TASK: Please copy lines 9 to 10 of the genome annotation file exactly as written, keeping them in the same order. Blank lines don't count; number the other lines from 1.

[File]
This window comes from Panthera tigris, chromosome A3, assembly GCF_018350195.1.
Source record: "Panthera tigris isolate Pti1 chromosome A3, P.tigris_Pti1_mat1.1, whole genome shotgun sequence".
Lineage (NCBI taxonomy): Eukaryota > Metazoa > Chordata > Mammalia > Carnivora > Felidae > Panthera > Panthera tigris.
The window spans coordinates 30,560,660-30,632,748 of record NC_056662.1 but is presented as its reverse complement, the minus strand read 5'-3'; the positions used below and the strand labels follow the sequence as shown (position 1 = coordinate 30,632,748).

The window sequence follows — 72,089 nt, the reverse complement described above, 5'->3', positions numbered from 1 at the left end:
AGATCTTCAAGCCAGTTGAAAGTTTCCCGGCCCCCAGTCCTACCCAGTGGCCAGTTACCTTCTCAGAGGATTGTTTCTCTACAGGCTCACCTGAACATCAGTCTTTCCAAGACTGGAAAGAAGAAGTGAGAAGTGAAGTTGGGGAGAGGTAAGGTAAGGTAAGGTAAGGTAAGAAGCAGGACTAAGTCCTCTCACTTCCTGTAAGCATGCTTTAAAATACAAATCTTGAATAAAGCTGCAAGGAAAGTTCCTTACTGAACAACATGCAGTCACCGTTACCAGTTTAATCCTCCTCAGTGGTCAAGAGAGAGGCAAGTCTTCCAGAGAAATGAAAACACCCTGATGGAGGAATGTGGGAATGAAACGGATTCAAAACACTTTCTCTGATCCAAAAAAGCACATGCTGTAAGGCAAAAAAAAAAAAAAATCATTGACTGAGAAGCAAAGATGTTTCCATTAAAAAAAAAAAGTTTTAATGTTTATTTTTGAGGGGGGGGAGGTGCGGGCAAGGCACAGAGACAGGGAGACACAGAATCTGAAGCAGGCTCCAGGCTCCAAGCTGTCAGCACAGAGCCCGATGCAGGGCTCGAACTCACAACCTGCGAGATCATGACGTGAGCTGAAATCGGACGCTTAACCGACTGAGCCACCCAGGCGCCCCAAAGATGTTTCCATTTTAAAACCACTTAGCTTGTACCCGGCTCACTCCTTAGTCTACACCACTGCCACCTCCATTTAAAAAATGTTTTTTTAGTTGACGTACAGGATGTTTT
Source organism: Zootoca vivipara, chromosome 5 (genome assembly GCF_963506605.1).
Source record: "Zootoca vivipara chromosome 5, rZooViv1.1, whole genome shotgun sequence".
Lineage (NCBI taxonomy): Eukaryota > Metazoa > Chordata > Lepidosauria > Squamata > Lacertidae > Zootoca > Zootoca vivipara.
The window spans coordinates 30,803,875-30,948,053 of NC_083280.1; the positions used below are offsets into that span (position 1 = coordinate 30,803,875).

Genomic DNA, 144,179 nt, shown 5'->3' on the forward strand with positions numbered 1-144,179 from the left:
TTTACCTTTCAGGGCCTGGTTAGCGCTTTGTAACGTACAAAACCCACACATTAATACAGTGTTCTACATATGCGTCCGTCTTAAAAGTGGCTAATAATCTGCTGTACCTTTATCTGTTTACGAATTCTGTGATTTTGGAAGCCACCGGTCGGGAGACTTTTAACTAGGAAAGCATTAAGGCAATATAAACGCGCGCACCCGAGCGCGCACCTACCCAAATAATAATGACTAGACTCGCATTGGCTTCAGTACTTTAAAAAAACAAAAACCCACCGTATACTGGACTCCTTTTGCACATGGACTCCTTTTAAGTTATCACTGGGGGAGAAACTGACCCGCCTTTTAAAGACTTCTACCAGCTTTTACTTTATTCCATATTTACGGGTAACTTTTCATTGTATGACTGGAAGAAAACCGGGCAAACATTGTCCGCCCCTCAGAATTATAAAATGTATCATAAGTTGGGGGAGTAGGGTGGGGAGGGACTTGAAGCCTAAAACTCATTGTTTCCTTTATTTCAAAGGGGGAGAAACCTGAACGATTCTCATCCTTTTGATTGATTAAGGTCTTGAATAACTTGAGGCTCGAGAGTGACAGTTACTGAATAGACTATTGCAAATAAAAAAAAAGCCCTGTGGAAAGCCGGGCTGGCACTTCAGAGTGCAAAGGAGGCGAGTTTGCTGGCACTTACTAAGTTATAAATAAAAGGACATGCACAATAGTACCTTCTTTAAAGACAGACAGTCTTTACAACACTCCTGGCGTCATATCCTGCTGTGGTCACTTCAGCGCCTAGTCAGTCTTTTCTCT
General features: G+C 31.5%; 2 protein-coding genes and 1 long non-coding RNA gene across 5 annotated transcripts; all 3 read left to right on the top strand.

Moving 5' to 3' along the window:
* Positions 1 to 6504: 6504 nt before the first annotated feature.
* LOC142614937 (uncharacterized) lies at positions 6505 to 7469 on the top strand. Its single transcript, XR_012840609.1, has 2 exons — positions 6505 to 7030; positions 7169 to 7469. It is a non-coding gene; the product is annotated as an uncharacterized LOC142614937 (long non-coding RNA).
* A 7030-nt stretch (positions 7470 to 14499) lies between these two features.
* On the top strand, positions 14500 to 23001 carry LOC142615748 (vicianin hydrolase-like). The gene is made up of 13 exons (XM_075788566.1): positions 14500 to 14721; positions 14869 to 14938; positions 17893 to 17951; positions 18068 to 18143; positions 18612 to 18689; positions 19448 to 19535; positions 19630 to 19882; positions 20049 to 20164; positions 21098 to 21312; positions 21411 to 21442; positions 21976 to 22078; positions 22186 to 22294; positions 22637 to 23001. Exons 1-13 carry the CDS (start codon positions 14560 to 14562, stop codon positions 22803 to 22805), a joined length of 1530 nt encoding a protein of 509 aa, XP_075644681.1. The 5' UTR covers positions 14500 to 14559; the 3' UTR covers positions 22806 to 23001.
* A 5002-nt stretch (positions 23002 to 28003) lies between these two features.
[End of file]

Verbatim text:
Lineage (NCBI taxonomy): Eukaryota > Metazoa > Chordata > Lepidosauria > Squamata > Lacertidae > Zootoca > Zootoca vivipara.
The window spans coordinates 30,803,875-30,948,053 of NC_083280.1; the positions used below are offsets into that span (position 1 = coordinate 30,803,875).